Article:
At Eagle Rock School, We’re Practicing RCE Like our ABC’s

Picture this: A student abruptly walks off our school’s Field of Dreams (i.e., our athletic field, where intramurals are played), fists clenched and head down. A staff member catches up and starts to say something. Then she remembers RCE — an acronym for Recognize, Get Curious, Empower, that encourages the practice of an evidence-based mental health modality that all teachers and staff at Eagle Rock School have recently started to take to heart.

Recognize, Get Curious, EmpowerThe staff member realizes she is angry at the student for reacting to an emotional trigger during intramurals and storming off the field. Instead of judging the student or reacting in kind, the staff member checks in with her own mind, body, and emotions, and takes a deep breath. As a result, she makes a nonjudgmental acknowledgement of why she is feeling that way and walks silently alongside the student.

A calm conversation ensues, with the student talking about what happened on the field, the high level of expectations the student has for themselves, and the self-imposed pressure to ‘get it right’ all the time.

The staff member listens attentively, then helps the student go deeper by asking questions, all the while providing a nonprejudicial space for the student to explore what’s actually going on. The student admits to feeling insecure and needing to constantly show off or project a sense of competency to others.

The staff member then empowers the student to identify personal solutions and ideas of what is going to work for them to successfully climb out of the situation. Together they come up with a plan and commit to following through with it.

Recognize, Get Curious, and Empower (RCE)

The above scenario pretty much describes how Eagle Rock staff and instructors are incorporating RCE in the daily lives of our students. What prompted our decision to believe in this modality in our day-to-day interactions?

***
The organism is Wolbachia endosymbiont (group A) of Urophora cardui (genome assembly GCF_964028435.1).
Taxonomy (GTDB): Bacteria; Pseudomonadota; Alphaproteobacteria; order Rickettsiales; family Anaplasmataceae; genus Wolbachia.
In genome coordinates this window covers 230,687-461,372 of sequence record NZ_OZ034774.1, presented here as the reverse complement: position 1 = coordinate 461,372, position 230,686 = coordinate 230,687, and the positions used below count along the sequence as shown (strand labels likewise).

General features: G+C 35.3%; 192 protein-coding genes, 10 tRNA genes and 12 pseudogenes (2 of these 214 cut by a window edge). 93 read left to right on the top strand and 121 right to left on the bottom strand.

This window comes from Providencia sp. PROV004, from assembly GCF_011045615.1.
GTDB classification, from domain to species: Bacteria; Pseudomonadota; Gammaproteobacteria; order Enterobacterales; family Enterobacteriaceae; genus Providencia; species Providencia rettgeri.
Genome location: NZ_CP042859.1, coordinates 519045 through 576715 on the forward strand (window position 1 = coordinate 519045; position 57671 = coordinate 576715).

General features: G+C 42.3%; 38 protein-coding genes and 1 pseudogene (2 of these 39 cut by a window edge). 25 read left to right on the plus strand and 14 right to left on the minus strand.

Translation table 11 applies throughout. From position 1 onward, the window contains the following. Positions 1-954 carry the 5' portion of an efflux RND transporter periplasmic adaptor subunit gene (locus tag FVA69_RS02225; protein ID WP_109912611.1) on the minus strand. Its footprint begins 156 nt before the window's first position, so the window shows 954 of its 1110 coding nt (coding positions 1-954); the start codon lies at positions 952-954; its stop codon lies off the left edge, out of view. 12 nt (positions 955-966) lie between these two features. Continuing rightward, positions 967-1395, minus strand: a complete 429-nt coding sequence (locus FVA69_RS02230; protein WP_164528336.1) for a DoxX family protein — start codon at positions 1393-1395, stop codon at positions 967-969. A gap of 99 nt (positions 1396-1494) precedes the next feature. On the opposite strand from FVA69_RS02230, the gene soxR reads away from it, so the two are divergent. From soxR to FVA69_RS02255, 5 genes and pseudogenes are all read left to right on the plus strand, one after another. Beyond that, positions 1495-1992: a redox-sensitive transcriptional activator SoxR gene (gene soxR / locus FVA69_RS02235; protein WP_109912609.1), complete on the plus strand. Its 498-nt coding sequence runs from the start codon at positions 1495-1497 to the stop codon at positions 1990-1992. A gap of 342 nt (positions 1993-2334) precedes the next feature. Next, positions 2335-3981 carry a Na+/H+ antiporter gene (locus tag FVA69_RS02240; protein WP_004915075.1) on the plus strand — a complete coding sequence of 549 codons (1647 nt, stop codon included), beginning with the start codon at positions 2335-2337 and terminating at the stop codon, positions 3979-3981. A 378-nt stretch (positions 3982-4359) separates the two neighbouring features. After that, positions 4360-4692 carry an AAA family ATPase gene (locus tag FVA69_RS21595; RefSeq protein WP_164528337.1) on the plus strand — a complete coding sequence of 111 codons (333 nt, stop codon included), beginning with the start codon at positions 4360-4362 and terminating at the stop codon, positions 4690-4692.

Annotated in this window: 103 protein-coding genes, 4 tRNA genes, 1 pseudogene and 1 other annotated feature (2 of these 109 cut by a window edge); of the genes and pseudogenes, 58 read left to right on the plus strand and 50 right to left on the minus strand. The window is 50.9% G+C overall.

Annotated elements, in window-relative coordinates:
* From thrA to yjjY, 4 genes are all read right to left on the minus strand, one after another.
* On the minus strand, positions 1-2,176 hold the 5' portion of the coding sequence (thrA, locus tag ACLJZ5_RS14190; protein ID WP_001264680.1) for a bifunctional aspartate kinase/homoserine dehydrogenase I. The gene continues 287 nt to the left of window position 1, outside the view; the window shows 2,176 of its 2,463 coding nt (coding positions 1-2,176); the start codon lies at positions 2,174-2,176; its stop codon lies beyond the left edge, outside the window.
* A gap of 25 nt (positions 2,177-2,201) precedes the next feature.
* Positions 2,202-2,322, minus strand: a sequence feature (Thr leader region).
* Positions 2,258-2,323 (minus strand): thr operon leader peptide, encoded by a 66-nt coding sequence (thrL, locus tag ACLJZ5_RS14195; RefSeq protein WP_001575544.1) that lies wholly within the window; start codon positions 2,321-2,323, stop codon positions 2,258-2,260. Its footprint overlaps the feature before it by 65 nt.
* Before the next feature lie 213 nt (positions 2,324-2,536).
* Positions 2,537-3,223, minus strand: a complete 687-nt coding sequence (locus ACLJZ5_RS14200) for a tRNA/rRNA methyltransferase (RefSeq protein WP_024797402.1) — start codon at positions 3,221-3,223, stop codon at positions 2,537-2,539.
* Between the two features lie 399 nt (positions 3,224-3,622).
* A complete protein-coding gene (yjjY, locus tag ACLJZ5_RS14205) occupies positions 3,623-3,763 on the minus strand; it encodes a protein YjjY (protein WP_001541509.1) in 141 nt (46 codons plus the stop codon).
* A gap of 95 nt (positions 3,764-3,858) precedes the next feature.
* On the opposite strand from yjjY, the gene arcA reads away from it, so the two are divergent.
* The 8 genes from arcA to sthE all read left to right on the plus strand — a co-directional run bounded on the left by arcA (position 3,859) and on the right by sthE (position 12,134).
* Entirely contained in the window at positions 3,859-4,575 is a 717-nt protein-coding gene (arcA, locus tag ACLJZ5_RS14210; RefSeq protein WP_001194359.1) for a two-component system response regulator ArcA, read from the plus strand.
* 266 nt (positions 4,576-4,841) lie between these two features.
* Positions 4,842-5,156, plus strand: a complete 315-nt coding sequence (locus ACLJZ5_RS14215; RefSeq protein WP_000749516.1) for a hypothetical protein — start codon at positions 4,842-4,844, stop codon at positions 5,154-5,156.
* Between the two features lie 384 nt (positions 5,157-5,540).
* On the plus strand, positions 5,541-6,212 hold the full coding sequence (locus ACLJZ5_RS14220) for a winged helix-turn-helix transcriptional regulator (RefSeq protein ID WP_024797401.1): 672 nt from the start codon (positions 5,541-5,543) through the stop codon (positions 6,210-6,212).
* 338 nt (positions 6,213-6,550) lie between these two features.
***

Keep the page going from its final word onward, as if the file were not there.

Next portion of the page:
If you’re at all aware of how we do things here at Eagle Rock, you know that this is a diverse community, and that our individual relationships look very different, based as they are on backgrounds, identity markers, and other situational factors. The idea is to honor those differences while providing reference points in how to best support our students.

Because, let’s face it. life for high schoolers is complex, often emotional, and demanding. Regardless of where it’s located, high school is the perfect scenario for mismatched opinions and misinterpreted relationships — both in and outside the learning environment. RCE draws on several evidence-based models, including Motivational Interviewing, Attachment-Based Based therapy, Solutions Focused Therapy, and Mindfulness. Here at Eagle Rock, we’re buoyed by several staff members who fully understand the complex makeup of our student population and are helping the rest of us use the modality in our daily interactions.

The objective is to offer some additional best practices in education and personal growth to ensure that we are supporting students as best as possible. Put simply, RCE can be used when a teacher or staff member approaches a student with issues that must be dealt with.

Below, we break down how the program becomes successful in a residential high school setting such as that offered to Eagle Rock students. First up, Recognize: Continue reading…

Here’s an Online Library Selection of Our Favorite TED Talks

Most everyone associated with Eagle Rock — and in particular those who work within our School and Professional Development Center (PDC) — have always been big fans of TED talks. Run by a nonprofit organization devoted to what it calls “Ideas Worth Spreading,” TED talks have been delivered at conferences around the globe since 1990.


In fact, PDC staffers and students recently shared a TED connection at TEDxABQ2015 in Albuquerque, N.M. — an event that focused specifically on education (see: Eagle Rock PDC Lends an Experienced Hand at TEDxABQ Education). And while merely attending a TED event may appear on the surface to be a passive act, the listening aspect is huge to our PDC’s theory of action.

That theory begins with the edict that we don’t just drop in on an educational institution and impose our process on that entity. Instead, we begin by listening — embedding ourselves in the context, conducting interviews and most important, observing and hearing from students and educators local alike. We get a better understanding of what’s going on by listening to what local school leaders value and observing those values in the school setting.